“I gave my photographer a list of pictures I wanted,” Kristin said, “but I didn’t get one shot with my grandmother. She complains about it every time I see her! I wish I’d been more specific.”
Michelle was dead set against “cheesy” posed shots. “I didn’t want any fake smiles and unnatural poses in my wedding album,” she said.
But after the wedding, Michelle realized that some of those posed photos would have been nice to have. “I hated the idea of having our photographer position us for a photograph in front of the fireplace or kissing in front of the cake. But when I look at other people’s wedding albums, those are the really great photos. I wish I’d taken more posed shots.”
Nobody wants to be pushed around on her wedding day. But once it’s over, your memories…and those photographs…are all you have left. If you want to remember your big day clearly, make sure you take pictures with your closest family and consider posed photos as a way to capture your day forever.
7) I Would Have Invited Fewer Guests.
Rebecca was a smart bride. She set up her budget, decided which parts of her wedding were most important, and spent her money there. By cutting in areas of lesser importance, she was able to have her dream wedding.
“My one regret,” Rebecca said, “was having so many people. I chose an average location for my wedding so that I could invite all of the guests on my list and stay in budget. But I wish I hadn’t invited those ‘obligated’ guests. I could have invited fewer people and afforded a much nicer place.”
Brooke found herself in a similar situation. “I only had so much money to spend,” she told me. “My parents pressured me to invite a lot of their friends. There were people at my wedding that I didn’t even know!”
In hindsight, Brooke wishes she had stuck to her guns and only invited the people she wanted at the wedding. “If I hadn’t let my parents push me into inviting more people, I could have had my wedding at a castle, my dream wedding location. Instead, I had to settle.”
On your wedding day, you owe it to yourself to be surrounded by your closest family and friends. PERIOD.
Especially if you are on a budget, don’t invite someone unless you really want there. Otherwise, you’ll regret it.
8) I Should Have Hired a Day of Coordinator.
Stacie managed a lot of do it yourself projects for her wedding. Most of them turned out great.
But when it came to coordinating the last minute details, she had some regrets.
“I really wish I had someone to look over the ‘little things’ on my wedding day, so that I wouldn’t have worried about it. I didn’t have anyone getting me food and making sure I ate, and my sweetheart table was set up all wrong. These things really bugged me! With all the time I put into planning, it would have been worth it to pay someone a few hundred dollars to be the Chief so I could relax.”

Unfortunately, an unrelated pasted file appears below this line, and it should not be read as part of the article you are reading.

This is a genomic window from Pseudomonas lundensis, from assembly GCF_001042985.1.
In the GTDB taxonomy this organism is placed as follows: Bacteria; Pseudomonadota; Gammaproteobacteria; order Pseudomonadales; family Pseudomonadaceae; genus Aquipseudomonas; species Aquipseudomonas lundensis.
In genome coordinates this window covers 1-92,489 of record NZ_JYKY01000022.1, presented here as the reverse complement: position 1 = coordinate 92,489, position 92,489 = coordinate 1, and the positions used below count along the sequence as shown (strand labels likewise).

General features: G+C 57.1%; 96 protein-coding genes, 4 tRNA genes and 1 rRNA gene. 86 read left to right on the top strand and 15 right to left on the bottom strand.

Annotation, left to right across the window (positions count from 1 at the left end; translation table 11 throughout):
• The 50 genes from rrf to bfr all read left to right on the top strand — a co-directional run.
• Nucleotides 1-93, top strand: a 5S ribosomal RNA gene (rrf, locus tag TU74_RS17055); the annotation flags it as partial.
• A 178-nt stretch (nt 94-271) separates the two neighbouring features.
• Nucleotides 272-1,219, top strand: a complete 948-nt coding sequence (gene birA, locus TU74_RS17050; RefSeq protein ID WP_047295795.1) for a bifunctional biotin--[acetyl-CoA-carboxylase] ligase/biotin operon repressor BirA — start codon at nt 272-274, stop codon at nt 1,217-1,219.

Kate even tried to run her own ceremony rehearsal. “It was nuts!” she laughed. “There I was, telling everyone how they needed to line up, even trying to tell my friend who married us how to say his lines, and I was supposed to be getting married!”
Kate wishes she had given each person who was supposed to be “helping” her a list of specific responsibilities for the day of the wedding. Since no one knew what to do, and her family and friends were caught up with nervousness and excitement, some of the little details she’d been looking forward to were missed.
Somebody’s going to coordinate your big day. Coordinating is a full time job. Make sure it isn’t YOU, so that you get enjoy being the bride on your wedding day.
9) I Should Have Added Extra Time To My Day Of Schedule.
This is the number one regret brides have after their weddings.
Leah had to practice good time management; she was a lawyer studying for the Barr exam right before her wedding. For her, wasting time wasn’t an option.
When I asked Leah what she would do differently, she told me she wished she hadn’t felt so rushed. “I was still so hyper from all the hard work of planning the wedding and getting everything done in time. I didn’t even have ONE drink! I wished I had made the day last longer.”
Delia told me, “Everything was CRAZY on my wedding day. Everyone always tells you it goes so fast…and they’re right. It was over before I knew it.”
Even though Delia’s married friends told her to make sure she stopped to look around and really soak everything in on her wedding day, she was too busy to pause. She missed a lot of moments she didn’t know about until her guests told her afterwards.
Make sure you allow more time than you think you will need for all the little details of transportation, photos and events.
On your wedding day, plan little “time outs” with your fiance to look out at your loved ones all gathered in one place for you. Steal as many of these moments as you can throughout your day, stepping out of the party to catch your breath.
Those are the moments when you’ll remember what it felt like to be a bride on your wedding day.
No More Regrets!
I work with some of the smartest, most creative and inspiring brides out there:)